Affirmative Action Essay

2145 words - 9 pages

As the Civil Rights Movement rolled through the culture and society in the United States during the middle of the 20th Century, equality and equal rights continuously shocked the fabric of our culture. The United States was founded upon basic human values with the impression that the culture as a whole would forever be positioned for equality and upholds a basic level of beliefs that everyman was created equally. Unfortunately, the past few centuries have been unable to uphold this basic principle. As the Civil Rights Movement called for reform, the government suggested a new ideal understood as Affirmative Action. The belief behind Affirmative Action was to promote and ensure equal rights ...view middle of the document...

As the United States continuously developed as well as the implementation of imperialism on a global scale became more apparent, the Trans-Atlantic Slave Trade entered the United States furthering the ethnic divide and igniting blatant racism among the society. As the nation quickly acted to become more civilized and equal to all with the creation of the 13th Amendment in 1865 to abolish slavery, many minorities continuously felt the true oppression of racism even after so many attempts to bring the people together in the name of equality. Over the next one hundred years, minorities in the United States continued to fight a relentless battle against the subjugation generated by racism. It is not until the breakthrough of the Civil Rights Movement that eventually led to the beginning of a new era of ‘equality’ to the minority population, specifically the African American populace.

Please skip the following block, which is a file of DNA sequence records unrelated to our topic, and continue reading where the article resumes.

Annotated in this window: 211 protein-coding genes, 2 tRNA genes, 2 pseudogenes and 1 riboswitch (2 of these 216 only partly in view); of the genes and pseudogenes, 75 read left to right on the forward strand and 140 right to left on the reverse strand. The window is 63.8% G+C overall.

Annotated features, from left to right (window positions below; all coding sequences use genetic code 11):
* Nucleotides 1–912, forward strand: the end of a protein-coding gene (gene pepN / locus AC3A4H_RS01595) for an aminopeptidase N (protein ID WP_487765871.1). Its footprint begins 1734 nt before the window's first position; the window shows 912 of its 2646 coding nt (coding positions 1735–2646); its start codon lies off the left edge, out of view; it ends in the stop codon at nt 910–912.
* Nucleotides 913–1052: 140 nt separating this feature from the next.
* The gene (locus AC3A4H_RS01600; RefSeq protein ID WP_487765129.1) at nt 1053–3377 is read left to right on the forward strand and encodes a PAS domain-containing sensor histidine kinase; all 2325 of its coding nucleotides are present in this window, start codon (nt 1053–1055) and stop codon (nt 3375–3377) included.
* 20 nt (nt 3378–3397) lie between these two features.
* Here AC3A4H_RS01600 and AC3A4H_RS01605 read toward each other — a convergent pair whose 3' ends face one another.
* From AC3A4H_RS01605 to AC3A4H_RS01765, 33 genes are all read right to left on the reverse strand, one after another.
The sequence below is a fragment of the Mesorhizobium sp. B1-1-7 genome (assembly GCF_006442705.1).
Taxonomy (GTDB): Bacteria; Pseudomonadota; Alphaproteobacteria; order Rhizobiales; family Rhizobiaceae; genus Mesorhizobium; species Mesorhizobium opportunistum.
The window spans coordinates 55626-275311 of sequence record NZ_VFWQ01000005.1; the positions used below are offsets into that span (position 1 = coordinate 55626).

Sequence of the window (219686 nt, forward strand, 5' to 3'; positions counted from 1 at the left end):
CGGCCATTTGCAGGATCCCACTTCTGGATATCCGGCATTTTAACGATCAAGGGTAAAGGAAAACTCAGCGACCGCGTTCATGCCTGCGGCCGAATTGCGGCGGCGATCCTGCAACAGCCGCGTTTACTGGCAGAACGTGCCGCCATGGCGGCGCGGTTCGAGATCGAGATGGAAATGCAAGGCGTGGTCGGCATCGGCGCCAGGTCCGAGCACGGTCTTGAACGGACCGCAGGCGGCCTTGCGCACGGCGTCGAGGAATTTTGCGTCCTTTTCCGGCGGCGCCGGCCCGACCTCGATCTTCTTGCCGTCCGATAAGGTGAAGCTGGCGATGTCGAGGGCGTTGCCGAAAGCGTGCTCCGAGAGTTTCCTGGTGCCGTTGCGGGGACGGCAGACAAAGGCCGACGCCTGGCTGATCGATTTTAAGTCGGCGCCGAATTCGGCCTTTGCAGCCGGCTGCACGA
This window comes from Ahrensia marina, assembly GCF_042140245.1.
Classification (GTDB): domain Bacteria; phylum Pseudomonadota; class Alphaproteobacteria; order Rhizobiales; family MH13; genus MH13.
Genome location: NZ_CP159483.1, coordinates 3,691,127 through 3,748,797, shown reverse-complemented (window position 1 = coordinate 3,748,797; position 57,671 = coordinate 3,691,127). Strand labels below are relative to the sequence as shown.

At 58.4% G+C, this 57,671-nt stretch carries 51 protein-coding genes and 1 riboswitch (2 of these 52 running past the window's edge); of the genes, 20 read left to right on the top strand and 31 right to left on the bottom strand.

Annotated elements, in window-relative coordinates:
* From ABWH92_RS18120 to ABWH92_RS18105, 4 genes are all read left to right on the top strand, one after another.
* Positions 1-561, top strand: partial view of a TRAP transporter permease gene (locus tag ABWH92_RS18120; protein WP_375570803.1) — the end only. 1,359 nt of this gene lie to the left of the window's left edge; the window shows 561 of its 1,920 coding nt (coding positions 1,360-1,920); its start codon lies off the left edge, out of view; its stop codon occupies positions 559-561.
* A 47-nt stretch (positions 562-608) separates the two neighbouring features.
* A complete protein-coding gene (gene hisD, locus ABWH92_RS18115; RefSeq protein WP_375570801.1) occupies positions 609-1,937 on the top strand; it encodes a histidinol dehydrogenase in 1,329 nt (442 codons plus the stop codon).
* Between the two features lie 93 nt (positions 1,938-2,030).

As the 1950’s arose, large-scale segregation was still a predominant factor in the United States between the Caucasian and African American ethnicities. In 1954, the Supreme Court struck down segregation in schools, ruling it unconstitutional. This was the beginning of the end for officially recognized segregation in large parts of the country. Discrimination continued to rein strongly in the South as many African Americans were either dejected or severely prohibited from voting. In the year 1961, John F. Kennedy was the first to actually state the term affirmative action, which prohibited governmental apparatuses from discriminating others based off of an individual’s race. To challenge these discriminatory actions that still afflicted much of the nation, Congress between 1964 and 1968-implemented legislative that banned discrimination in employment, housing, accommodations for the public, and instilled ensured voting rights for all African Americans. This legislative is known as the Civil Rights Act of 1964. Although this act increased the general state of equality, several deterring factors still limited the overall potential success of this equality-based act such as, seniority and status within the employment sector. On September 24, 1965, Lyndon B. Johnson generated the Executive Order #11246 in order “…to take affirmative action to ensure that applicants are employed… regardless of their race, creed, color, or national origin.” In part to this Executive Order, all employers were required to produce a minimum-hiring objective based solely off of race to add higher levels of diversity in the workplace. This required minimum soon led to many organizations becoming increasingly compelled to accept more minorities than their Caucasian counterparts within higher educational and job opportunities. In an attempt to eliminate judgment within all aspects of the modern society, the government actually created a state in which society is attempting to forgive past discrimination acts with more discrimination.
It is apparent that affirmative action was implemented,...

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